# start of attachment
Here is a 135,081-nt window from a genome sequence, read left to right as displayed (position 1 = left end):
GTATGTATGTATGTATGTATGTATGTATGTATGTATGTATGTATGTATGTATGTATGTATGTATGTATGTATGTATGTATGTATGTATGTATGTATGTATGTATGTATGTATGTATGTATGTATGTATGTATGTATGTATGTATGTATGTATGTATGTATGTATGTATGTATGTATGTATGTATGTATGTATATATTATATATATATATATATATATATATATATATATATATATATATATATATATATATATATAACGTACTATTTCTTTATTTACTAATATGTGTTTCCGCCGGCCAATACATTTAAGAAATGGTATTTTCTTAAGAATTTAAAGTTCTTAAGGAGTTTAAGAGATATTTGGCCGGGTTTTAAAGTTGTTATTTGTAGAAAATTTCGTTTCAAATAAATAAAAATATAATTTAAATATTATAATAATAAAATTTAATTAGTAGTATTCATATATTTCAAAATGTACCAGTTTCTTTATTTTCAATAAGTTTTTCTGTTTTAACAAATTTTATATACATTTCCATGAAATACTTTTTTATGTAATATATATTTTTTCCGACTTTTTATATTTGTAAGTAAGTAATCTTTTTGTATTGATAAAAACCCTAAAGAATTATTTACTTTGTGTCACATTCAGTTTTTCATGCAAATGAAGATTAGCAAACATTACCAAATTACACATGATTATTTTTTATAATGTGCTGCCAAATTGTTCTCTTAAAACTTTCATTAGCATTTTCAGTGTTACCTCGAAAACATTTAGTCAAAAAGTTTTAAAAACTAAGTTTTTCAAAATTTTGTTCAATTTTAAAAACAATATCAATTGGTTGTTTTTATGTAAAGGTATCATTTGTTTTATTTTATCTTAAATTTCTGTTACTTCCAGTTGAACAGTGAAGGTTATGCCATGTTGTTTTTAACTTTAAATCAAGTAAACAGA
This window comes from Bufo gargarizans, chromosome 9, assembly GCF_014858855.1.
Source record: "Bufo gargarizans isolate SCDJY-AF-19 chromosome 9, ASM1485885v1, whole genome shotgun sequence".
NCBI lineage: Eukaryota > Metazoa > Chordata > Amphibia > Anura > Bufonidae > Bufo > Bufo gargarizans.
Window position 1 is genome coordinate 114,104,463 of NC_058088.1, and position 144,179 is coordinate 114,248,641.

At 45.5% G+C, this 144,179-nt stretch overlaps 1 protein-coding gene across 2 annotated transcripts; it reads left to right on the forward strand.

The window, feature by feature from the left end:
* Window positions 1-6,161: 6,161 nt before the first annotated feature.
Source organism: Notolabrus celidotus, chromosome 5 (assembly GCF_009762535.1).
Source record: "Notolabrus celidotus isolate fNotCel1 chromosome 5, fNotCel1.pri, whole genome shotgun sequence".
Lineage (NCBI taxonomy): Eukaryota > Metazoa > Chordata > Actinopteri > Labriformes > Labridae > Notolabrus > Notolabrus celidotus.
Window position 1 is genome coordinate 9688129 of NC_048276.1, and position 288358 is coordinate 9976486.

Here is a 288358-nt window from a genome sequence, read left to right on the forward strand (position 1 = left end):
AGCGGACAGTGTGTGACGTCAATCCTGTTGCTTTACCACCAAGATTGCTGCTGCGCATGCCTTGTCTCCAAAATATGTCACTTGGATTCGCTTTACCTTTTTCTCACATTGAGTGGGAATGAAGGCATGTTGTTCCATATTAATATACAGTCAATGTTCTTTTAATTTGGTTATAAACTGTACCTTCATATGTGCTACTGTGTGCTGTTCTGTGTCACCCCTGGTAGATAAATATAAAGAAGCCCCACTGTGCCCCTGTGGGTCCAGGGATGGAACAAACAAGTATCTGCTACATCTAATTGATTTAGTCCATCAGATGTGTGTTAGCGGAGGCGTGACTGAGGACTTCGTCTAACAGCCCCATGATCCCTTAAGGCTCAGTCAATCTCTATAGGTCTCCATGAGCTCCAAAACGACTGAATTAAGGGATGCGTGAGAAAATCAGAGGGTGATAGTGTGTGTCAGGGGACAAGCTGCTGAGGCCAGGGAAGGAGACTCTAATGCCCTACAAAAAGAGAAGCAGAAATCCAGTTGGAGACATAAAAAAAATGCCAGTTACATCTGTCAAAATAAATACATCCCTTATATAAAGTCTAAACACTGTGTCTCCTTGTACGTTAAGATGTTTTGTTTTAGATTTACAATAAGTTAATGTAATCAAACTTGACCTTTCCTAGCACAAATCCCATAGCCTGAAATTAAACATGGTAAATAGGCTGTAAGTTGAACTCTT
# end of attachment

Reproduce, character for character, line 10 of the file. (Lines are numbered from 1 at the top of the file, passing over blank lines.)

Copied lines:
Source organism: Notolabrus celidotus, chromosome 5 (assembly GCF_009762535.1).